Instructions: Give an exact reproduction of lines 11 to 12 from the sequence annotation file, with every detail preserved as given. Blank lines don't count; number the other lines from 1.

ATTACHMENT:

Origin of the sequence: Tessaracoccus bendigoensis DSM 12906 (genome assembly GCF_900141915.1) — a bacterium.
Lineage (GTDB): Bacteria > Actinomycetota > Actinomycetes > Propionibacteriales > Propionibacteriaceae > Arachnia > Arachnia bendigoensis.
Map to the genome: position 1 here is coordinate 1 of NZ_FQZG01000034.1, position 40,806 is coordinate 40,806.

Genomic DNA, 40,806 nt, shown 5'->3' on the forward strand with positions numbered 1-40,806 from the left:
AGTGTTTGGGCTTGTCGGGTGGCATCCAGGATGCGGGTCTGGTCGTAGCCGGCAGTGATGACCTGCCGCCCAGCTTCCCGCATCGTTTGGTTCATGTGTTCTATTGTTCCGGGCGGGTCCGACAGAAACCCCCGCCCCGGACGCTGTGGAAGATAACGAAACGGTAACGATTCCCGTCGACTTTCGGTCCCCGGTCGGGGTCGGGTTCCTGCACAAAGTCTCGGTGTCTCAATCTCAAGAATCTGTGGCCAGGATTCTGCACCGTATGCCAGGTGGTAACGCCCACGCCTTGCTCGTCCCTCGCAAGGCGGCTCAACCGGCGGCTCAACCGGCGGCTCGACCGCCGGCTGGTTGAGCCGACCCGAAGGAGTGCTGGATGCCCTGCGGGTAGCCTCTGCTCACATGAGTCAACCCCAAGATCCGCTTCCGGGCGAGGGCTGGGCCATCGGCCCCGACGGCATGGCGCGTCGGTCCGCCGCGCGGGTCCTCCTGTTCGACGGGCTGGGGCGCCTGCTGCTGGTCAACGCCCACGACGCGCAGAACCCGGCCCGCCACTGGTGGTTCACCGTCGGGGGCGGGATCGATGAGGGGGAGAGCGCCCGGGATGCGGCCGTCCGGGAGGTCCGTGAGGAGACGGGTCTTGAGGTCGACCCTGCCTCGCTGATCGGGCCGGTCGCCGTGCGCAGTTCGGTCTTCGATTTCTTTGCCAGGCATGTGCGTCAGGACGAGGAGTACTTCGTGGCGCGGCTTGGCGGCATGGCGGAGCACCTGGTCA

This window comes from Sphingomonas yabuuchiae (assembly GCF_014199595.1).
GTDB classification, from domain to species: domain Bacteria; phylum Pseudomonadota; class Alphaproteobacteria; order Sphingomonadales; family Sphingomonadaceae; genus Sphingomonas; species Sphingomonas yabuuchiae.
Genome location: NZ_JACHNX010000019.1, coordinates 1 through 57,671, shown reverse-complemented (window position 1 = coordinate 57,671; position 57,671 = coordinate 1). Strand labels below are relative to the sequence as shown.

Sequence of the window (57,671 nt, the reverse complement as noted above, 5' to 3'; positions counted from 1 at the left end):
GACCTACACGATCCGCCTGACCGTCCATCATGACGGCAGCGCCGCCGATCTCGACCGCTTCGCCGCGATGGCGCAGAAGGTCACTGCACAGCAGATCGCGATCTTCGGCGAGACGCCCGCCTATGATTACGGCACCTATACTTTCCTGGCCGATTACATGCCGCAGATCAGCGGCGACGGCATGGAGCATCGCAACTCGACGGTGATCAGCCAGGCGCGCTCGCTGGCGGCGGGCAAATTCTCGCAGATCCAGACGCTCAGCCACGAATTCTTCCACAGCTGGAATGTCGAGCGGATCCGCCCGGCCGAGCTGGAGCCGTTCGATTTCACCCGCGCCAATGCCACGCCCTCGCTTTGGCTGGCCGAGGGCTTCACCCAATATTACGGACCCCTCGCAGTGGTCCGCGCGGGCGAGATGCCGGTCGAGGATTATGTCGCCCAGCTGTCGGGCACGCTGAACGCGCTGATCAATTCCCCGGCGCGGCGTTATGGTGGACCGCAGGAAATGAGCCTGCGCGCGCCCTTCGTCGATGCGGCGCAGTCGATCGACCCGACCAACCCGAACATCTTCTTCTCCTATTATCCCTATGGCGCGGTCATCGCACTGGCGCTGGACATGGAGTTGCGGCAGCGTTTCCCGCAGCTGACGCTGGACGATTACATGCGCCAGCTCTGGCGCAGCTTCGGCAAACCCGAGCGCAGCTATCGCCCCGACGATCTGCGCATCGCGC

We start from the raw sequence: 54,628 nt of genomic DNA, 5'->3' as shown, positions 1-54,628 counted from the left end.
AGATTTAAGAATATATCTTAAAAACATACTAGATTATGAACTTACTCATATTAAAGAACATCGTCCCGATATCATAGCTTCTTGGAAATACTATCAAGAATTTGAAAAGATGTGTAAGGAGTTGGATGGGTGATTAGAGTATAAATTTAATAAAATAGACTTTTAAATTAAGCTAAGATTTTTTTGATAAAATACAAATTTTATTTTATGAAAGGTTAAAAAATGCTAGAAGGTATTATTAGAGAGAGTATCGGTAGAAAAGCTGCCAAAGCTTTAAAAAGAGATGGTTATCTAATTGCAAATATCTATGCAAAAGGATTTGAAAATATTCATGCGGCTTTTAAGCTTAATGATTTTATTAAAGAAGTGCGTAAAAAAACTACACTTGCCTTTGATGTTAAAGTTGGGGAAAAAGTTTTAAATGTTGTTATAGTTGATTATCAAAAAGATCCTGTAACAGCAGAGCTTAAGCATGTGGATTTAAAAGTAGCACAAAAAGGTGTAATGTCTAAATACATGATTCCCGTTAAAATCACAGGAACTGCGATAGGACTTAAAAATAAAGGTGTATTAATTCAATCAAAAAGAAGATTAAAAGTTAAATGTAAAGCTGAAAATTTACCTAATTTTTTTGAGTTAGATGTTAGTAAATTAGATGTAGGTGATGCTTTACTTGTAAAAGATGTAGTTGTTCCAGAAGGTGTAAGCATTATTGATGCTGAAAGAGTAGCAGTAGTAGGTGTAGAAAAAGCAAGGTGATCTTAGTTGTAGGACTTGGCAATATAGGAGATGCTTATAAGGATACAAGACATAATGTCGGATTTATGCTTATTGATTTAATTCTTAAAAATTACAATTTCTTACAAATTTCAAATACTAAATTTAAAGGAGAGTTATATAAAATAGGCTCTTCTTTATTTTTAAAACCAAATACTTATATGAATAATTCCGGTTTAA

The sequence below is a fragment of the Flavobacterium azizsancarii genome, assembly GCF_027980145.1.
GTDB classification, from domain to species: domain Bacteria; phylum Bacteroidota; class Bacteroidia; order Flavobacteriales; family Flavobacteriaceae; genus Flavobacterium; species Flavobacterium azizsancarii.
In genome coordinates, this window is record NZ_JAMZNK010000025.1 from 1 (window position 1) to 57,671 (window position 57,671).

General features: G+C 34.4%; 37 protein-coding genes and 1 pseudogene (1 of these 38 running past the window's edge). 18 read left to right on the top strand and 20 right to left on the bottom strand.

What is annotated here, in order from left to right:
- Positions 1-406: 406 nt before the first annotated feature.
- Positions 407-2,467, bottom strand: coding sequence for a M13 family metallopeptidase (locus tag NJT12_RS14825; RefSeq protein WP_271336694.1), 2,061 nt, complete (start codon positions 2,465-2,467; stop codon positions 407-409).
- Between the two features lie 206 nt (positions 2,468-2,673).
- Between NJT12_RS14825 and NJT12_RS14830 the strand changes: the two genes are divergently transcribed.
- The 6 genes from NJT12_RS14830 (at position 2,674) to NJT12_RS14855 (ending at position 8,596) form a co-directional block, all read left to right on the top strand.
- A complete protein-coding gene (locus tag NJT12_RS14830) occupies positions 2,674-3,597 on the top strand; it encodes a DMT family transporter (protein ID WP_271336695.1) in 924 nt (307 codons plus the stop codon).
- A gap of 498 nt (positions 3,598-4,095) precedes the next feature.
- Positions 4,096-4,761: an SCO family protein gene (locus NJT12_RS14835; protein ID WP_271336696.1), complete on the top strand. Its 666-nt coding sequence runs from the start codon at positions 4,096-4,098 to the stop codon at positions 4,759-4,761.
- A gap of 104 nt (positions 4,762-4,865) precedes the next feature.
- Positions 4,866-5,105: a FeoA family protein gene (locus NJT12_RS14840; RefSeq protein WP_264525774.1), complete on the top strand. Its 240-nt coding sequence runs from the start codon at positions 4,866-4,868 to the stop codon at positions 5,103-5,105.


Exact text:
We start from the raw sequence: 54,628 nt of genomic DNA, 5'->3' as shown, positions 1-54,628 counted from the left end.
AGATTTAAGAATATATCTTAAAAACATACTAGATTATGAACTTACTCATATTAAAGAACATCGTCCCGATATCATAGCTTCTTGGAAATACTATCAAGAATTTGAAAAGATGTGTAAGGAGTTGGATGGGTGATTAGAGTATAAATTTAATAAAATAGACTTTTAAATTAAGCTAAGATTTTTTTGATAAAATACAAATTTTATTTTATGAAAGGTTAAAAAATGCTAGAAGGTATTATTAGAGAGAGTATCGGTAGAAAAGCTGCCAAAGCTTTAAAAAGAGATGGTTATCTAATTGCAAATATCTATGCAAAAGGATTTGAAAATATTCATGCGGCTTTTAAGCTTAATGATTTTATTAAAGAAGTGCGTAAAAAAACTACACTTGCCTTTGATGTTAAAGTTGGGGAAAAAGTTTTAAATGTTGTTATAGTTGATTATCAAAAAGATCCTGTAACAGCAGAGCTTAAGCATGTGGATTTAAAAGTAGCACAAAAAGGTGTAATGTCTAAATACATGATTCCCGTTAAAATCACAGGAACTGCGATAGGACTTAAAAATAAAGGTGTATTAATTCAATCAAAAAGAAGATTAAAAGTTAAATGTAAAGCTGAAAATTTACCTAATTTTTTTGAGTTAGATGTTAGTAAATTAGATGTAGGTGATGCTTTACTTGTAAAAGATGTAGTTGTTCCAGAAGGTGTAAGCATTATTGATGCTGAAAGAGTAGCAGTAGTAGGTGTAGAAAAAGCAAGGTGATCTTAGTTGTAGGACTTGGCAATATAGGAGATGCTTATAAGGATACAAGACATAATGTCGGATTTATGCTTATTGATTTAATTCTTAAAAATTACAATTTCTTACAAATTTCAAATACTAAATTTAAAGGAGAGTTATATAAAATAGGCTCTTCTTTATTTTTAAAACCAAATACTTATATGAATAATTCCGGTTTAA